Tuesday, December 20, 2011

Technical Table Characteristics


Data class
The data class defines the physical area of the database (for ORACLE the TABLESPACE) in which your table is logically stored. If you choose a data class correctly, your table will automatically be assigned to the correct area when it is created on the database.
The most important data classes are (other than the system data):
APPL0 Master data
APPL1 Transaction data
APPL2 Organisational and customizing data
Master data is data which is frequently read, but rarely updated. Transaction data is data which is frequently updated. Organizational and customizing data is data which is defined when the system is initialized and then rarely changed.
There are two more data classes available, USR and USR1. These are reserved for user developments. The tables assigned to these data classes are stored in a tablespace for user developments.
Note:The data class only has an effect on table storage for the database systems ORACLE and INFORMIX.
Size category
The size category determines the probable space requirement for a table in the database.
You can select the categories 0 to 4 for your table. Each category is assigned a specific fixed storage area value in the database. When you create a table, initial space is saved for it in the database. If more space is required later as a result of data that has been entered, the storage space is increased in accordance with the category selected.
Press F4 on the field Size category to see the number of data records that can be maintained for the individual categories of your table without complications ensuing. These complications could be for example a reorganization becoming necessary because the maximum space to be reserved for the table was exceeded due to the maintained size category.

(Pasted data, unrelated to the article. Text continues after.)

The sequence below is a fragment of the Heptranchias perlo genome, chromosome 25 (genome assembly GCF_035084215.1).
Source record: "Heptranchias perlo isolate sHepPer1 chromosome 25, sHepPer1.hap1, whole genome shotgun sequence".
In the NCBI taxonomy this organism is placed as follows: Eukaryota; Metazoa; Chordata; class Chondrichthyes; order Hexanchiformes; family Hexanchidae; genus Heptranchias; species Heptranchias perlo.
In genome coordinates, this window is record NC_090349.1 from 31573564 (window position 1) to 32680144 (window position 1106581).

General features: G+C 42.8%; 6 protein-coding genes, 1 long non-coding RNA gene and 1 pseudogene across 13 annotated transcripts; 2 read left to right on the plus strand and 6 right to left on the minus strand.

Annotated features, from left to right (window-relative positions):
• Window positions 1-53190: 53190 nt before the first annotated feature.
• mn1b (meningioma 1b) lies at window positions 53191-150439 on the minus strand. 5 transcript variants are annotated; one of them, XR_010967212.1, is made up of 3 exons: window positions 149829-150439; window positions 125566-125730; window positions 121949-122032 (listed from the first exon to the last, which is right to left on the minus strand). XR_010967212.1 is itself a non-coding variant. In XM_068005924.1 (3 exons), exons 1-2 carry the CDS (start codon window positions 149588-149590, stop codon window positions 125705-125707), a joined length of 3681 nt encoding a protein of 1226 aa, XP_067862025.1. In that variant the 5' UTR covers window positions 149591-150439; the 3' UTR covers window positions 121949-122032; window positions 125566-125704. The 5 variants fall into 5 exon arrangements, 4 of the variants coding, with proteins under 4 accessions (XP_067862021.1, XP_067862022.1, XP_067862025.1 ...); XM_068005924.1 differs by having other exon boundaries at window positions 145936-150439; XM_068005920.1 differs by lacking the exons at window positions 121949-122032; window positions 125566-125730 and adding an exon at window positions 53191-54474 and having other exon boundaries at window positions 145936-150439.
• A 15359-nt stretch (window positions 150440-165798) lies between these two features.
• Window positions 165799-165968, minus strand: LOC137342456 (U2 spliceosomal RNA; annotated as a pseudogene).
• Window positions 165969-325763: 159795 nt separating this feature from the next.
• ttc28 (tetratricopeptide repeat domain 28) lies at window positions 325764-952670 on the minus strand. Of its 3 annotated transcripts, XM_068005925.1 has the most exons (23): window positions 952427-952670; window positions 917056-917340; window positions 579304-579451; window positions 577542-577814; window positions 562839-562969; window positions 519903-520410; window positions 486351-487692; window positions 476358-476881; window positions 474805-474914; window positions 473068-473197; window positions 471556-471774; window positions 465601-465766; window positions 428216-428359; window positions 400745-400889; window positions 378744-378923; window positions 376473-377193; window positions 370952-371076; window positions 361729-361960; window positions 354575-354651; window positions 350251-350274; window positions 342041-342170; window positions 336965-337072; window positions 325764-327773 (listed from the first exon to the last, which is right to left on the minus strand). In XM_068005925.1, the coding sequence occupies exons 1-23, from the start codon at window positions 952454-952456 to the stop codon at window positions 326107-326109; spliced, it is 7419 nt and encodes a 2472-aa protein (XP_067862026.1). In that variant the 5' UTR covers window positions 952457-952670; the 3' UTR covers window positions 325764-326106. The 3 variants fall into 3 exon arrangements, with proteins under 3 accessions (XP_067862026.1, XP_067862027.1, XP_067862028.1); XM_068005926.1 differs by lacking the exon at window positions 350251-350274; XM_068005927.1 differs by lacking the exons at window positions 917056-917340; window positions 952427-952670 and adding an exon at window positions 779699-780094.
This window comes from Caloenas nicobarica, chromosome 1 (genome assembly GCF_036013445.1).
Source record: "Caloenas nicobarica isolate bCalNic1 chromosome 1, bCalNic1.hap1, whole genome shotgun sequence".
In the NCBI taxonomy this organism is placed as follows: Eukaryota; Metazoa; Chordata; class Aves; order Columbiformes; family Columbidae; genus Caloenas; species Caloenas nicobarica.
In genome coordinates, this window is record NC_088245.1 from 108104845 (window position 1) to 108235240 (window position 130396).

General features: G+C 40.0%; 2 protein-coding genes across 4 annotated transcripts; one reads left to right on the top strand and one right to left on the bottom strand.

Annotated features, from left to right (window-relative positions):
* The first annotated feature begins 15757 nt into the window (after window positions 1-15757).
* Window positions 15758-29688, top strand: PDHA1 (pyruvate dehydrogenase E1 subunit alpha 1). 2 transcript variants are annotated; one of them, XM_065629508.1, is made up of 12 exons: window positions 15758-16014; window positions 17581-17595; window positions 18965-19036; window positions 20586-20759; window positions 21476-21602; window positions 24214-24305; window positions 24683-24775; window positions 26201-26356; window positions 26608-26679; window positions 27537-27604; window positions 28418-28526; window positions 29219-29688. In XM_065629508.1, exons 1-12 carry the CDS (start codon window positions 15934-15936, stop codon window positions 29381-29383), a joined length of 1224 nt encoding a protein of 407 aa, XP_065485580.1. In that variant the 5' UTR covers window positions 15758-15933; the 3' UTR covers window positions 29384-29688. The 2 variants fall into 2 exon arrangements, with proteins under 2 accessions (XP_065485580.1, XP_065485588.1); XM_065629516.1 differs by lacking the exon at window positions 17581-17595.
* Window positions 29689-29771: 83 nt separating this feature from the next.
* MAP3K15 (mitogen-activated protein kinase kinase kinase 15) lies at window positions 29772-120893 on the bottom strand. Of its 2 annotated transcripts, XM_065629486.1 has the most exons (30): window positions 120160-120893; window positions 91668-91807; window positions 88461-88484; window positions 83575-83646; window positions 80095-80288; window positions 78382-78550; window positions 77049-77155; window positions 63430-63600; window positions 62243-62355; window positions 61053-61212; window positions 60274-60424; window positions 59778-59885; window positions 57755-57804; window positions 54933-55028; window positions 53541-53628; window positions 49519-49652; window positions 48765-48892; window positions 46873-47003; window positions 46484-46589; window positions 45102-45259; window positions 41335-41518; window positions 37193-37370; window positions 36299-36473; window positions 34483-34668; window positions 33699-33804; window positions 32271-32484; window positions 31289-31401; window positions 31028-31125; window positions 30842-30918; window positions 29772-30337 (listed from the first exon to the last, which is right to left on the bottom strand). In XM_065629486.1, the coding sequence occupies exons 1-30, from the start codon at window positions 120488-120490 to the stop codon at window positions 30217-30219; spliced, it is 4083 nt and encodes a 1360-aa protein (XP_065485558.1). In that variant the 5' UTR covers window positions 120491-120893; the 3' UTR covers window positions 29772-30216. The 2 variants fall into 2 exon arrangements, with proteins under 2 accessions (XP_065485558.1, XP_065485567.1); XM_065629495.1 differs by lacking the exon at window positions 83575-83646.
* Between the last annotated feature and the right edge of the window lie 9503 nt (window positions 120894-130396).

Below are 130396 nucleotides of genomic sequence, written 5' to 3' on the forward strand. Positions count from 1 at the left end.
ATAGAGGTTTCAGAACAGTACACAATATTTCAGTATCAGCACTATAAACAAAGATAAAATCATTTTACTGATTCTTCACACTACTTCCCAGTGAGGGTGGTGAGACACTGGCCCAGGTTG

Buffering status
The buffering status specifies whether or not a table may be buffered.
This depends on how the table is used, for example on the expected volume of data in the table or on the type of access to a table. (mainly read or mainly write access to the table. In the latter case, for example, one would not select buffering).
You should therefore select:
- Buffering not allowed if a table may not be buffered.
- Buffering allowed but not activated if buffering is principally allowed for a table, but at the moment no buffering
should be active. The buffering type specified in this case is only a suggestion.
- Buffering allowed if the table should be buffered. In this case a buffering type must be specified.
Buffering type
The buffering type defines whether and how the table should be buffered.
There are the following types of buffering:
single-record buffering
generic area buffering
full buffering
In generic area buffering, a number of key fields between 1 and no. of key fields-1 must be specified.
Log data changes
The logging flag defines whether changes to the data records of a table should be logged. If logging is activated, every change (with UPDATE, DELETE) to an existing data record by a user or an application program is recorded in a log table in the database.
Note: Activating logging slows down accesses that change the table.
First of all, a record must be written in the log table for each change. Secondly, many users access this log table in parallel. This could cause lock situations even though the users are working with different application tables.
Logging Dependencies
Logging only takes place if parameter rec/client in the system profile is set correctly. Setting the flag on its own does not cause the table changes to be logged.
The existing logs can be displayed with Transaction Table history (SCU3).
Convert to transparent table or maintain transparency
This flag shows that a table should be transparent and that this attribute should be kept even after a change of release or an upgrade.
Transparent Table Use
You can convert pooled tables into transparent tables in a simple manner using the transparent flag. The pooled table must have ‘active’ status.
Activate the technical settings after setting the flag. You can now decide whether the table should be converted to a transparent table in the background or interactively for a pooled table.
If you want to change the type of a table whose transparent flag has been set, you must first reset the flag and activate the technical settings. The table type must then be changed explicitly and the table must be converted using the database utility.
Note: Only use the transparent flag if the table type is to change from pooled to transparent. You should never use the flag for other table conversions.

1 comment:

Ramya k said...

Thanks for the great information ,was looking for this information from long.Great blog SAP Basis Training in Chennai